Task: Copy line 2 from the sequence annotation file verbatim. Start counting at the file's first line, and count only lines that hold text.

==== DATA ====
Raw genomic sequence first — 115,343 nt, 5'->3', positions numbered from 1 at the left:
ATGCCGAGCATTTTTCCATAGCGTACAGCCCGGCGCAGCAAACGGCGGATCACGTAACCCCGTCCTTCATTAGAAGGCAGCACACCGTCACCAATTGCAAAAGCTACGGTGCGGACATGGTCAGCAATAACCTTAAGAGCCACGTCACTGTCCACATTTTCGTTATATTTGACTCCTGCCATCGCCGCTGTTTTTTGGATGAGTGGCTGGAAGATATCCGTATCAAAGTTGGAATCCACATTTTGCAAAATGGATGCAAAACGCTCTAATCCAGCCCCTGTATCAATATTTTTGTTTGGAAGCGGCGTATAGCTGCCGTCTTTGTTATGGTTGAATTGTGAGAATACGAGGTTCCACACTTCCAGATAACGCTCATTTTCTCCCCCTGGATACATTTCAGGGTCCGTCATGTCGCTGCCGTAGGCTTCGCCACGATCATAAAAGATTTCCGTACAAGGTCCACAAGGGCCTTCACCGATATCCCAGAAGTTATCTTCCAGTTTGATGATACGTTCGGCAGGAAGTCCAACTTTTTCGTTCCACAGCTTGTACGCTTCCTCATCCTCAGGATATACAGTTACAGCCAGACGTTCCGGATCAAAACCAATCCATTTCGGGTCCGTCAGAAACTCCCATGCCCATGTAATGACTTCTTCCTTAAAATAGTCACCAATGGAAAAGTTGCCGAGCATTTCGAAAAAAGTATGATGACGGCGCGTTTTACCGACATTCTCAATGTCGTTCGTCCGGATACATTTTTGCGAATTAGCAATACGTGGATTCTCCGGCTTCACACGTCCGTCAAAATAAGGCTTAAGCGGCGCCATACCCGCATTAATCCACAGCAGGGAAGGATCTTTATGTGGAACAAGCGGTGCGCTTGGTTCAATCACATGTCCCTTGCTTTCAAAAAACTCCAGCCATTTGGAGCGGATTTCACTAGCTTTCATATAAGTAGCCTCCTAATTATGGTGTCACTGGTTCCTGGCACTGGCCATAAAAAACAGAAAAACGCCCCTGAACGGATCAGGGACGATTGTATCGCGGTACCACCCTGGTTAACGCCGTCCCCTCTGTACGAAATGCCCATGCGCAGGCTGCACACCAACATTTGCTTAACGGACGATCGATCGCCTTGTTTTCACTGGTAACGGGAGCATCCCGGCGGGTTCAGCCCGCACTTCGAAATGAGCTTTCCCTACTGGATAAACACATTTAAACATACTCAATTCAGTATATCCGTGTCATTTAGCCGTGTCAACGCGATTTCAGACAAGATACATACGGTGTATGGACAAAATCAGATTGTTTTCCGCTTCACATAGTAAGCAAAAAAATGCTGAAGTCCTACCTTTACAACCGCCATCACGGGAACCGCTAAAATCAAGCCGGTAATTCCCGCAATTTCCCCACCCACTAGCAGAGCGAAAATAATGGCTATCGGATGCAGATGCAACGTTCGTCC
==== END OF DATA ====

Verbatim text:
ATGCCGAGCATTTTTCCATAGCGTACAGCCCGGCGCAGCAAACGGCGGATCACGTAACCCCGTCCTTCATTAGAAGGCAGCACACCGTCACCAATTGCAAAAGCTACGGTGCGGACATGGTCAGCAATAACCTTAAGAGCCACGTCACTGTCCACATTTTCGTTATATTTGACTCCTGCCATCGCCGCTGTTTTTTGGATGAGTGGCTGGAAGATATCCGTATCAAAGTTGGAATCCACATTTTGCAAAATGGATGCAAAACGCTCTAATCCAGCCCCTGTATCAATATTTTTGTTTGGAAGCGGCGTATAGCTGCCGTCTTTGTTATGGTTGAATTGTGAGAATACGAGGTTCCACACTTCCAGATAACGCTCATTTTCTCCCCCTGGATACATTTCAGGGTCCGTCATGTCGCTGCCGTAGGCTTCGCCACGATCATAAAAGATTTCCGTACAAGGTCCACAAGGGCCTTCACCGATATCCCAGAAGTTATCTTCCAGTTTGATGATACGTTCGGCAGGAAGTCCAACTTTTTCGTTCCACAGCTTGTACGCTTCCTCATCCTCAGGATATACAGTTACAGCCAGACGTTCCGGATCAAAACCAATCCATTTCGGGTCCGTCAGAAACTCCCATGCCCATGTAATGACTTCTTCCTTAAAATAGTCACCAATGGAAAAGTTGCCGAGCATTTCGAAAAAAGTATGATGACGGCGCGTTTTACCGACATTCTCAATGTCGTTCGTCCGGATACATTTTTGCGAATTAGCAATACGTGGATTCTCCGGCTTCACACGTCCGTCAAAATAAGGCTTAAGCGGCGCCATACCCGCATTAATCCACAGCAGGGAAGGATCTTTATGTGGAACAAGCGGTGCGCTTGGTTCAATCACATGTCCCTTGCTTTCAAAAAACTCCAGCCATTTGGAGCGGATTTCACTAGCTTTCATATAAGTAGCCTCCTAATTATGGTGTCACTGGTTCCTGGCACTGGCCATAAAAAACAGAAAAACGCCCCTGAACGGATCAGGGACGATTGTATCGCGGTACCACCCTGGTTAACGCCGTCCCCTCTGTACGAAATGCCCATGCGCAGGCTGCACACCAACATTTGCTTAACGGACGATCGATCGCCTTGTTTTCACTGGTAACGGGAGCATCCCGGCGGGTTCAGCCCGCACTTCGAAATGAGCTTTCCCTACTGGATAAACACATTTAAACATACTCAATTCAGTATATCCGTGTCATTTAGCCGTGTCAACGCGATTTCAGACAAGATACATACGGTGTATGGACAAAATCAGATTGTTTTCCGCTTCACATAGTAAGCAAAAAAATGCTGAAGTCCTACCTTTACAACCGCCATCACGGGAACCGCTAAAATCAAGCCGGTAATTCCCGCAATTTCCCCACCCACTAGCAGAGCGAAAATAATGGCTATCGGATGCAGATGCAACGTTCGTCC